The Duterte administration’s economic team has jacked up the government’s budget deficit ceiling for this year and next to address the pandemic and its economic impacts.
The inter-agency Development Budget Coordination Committee (DBCC), a body that sets the macroeconomic targets of the country, hiked the fiscal deficit program for this year to 9.4 percent of gross domestic product (GDP) from 8.9 percent. The DBCC also raised the budget deficit cap in 2022 from 7.3 percent to 7.7 percent.
While the economic managers tweaked the budget deficit assumptions from their earlier spending programs, they maintained the projected revenue levels during the two-year period.
The DBCC estimated that disbursements this year will increase by additional 1.7 percent to P4.74 trillion from P4.66 trillion due to funding requirements to support Bayanihan II, including the procurement of COVID-19 vaccines, among others.
Meanwhile, disbursements are projected to reach P4.95 trillion next year, and will further rise to P5.11 trillion in 2023 and P5.40 trillion the following year.
“The estimated disbursements for 2022 to 2024 already take into account the proposed Growth Equity Fund (GEF), which will be established in line with the implementation of the Supreme Court Ruling on the Mandanas-Garcia case,” DBCC said.
“The GEF aims to assist poorer Local Government Units (LGUs) in addressing the problems of marginalization, unequal development, and high poverty incidence,” it added.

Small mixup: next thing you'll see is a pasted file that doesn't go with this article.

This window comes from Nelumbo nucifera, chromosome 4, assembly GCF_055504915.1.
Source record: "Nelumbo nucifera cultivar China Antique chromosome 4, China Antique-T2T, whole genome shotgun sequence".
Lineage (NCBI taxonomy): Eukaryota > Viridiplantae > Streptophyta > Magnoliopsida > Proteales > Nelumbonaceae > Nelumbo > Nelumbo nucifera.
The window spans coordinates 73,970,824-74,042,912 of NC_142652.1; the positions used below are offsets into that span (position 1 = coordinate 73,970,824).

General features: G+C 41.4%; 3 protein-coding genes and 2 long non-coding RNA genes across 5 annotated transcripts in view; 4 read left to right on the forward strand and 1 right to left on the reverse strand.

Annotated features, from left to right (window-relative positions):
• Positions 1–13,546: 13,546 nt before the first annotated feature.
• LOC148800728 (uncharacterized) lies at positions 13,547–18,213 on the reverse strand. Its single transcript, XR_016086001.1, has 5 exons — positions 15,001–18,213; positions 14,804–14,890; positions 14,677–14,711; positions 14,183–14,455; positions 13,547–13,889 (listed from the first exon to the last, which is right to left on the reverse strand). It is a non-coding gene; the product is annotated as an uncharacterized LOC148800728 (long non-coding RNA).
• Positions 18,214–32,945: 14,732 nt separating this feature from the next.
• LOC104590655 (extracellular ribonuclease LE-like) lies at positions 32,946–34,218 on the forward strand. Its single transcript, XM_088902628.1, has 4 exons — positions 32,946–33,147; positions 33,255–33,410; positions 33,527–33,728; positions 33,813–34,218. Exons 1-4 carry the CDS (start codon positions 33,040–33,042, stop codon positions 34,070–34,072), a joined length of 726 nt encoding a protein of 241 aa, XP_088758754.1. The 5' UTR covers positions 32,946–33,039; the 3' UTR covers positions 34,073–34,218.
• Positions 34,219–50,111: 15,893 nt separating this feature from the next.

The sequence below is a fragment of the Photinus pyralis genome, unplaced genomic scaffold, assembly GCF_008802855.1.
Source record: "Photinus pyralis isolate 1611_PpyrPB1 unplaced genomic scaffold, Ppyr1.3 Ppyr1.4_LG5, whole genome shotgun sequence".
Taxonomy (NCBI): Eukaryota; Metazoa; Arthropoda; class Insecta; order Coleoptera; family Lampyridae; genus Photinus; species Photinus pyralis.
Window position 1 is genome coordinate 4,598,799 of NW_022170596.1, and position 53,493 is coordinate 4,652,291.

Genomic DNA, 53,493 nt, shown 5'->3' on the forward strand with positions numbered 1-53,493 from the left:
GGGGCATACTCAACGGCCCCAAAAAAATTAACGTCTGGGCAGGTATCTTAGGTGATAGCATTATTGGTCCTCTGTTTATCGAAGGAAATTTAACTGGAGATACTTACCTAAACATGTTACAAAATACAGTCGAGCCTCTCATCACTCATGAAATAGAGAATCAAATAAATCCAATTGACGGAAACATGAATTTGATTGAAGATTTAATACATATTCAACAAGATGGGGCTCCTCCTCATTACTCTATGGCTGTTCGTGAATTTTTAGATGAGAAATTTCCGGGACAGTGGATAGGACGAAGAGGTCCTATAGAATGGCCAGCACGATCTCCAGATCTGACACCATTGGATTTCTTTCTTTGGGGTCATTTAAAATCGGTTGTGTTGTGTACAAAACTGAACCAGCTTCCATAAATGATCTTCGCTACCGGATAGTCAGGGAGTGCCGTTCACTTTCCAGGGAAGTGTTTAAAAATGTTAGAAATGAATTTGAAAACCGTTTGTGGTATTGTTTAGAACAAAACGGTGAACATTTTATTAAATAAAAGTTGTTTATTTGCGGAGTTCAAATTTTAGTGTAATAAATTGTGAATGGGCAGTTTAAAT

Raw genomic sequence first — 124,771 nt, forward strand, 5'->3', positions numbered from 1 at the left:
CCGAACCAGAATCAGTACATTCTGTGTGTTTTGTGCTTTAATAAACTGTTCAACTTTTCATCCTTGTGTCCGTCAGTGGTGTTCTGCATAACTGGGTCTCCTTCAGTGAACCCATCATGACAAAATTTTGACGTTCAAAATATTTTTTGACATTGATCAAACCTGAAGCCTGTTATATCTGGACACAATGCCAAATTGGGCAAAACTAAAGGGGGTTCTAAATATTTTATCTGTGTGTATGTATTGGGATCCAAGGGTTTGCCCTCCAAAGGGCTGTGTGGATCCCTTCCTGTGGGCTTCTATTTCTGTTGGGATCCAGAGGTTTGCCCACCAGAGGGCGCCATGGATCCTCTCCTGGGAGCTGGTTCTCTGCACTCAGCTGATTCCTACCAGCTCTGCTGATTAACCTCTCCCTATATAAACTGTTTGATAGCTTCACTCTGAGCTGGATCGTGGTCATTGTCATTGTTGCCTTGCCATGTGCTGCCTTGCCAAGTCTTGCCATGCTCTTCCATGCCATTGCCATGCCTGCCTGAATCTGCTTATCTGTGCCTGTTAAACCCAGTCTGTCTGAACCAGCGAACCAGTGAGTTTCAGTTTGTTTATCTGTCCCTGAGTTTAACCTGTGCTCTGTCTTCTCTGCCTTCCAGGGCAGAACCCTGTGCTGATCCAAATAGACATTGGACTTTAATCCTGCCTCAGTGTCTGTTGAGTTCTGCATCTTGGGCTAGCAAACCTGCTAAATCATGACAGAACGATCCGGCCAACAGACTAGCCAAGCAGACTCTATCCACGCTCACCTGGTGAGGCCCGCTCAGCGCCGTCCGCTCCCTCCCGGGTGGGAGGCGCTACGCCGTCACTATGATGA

Revenues, on the other hand, are maintained at the DBCC approved levels in December last year at P2.88 trillion for 2021 and at P3.29 trillion for next year.
“As economic activities are expected to pick up over the medium-term, revenue collections are pegged at P3.59 trillion and P4.0 trillion for 2023 and 2024, respectively,” DBCC said.
Despite higher budget gap assumptions, the DBCC assured that the government will continue to adopt a fiscal consolidation strategy to gradually bring the deficit back to pre-COVID-19 levels.
In 2023, the inter-agency committee projected the government’s budget deficit to drop to 6.4 percent of GDP and 5.4 percent of the economy in 2024.
“The effects of the COVID-19 pandemic may remain in the short-term, but we are optimistic that the economy will return to its upward growth trajectory starting this year,” DBCC said.
On Tuesday, the DBCC slightly revised its GDP projection for 2021 to around 6.0 percent to 7.0 percent from an earlier range of 6.5 percent to 7.5 percent.
The economic managers estimated that GDP will return to a pre-pandemic level next year, growing at 7.0 percent to 9.0 percent. The range, however, is slower compared with the previous 8.0 percent to 10.0 percent projection.
Between 2023 and 2024, the DBCC was forecasting that the local economy will grow by 6.0 percent to 7.0 percent.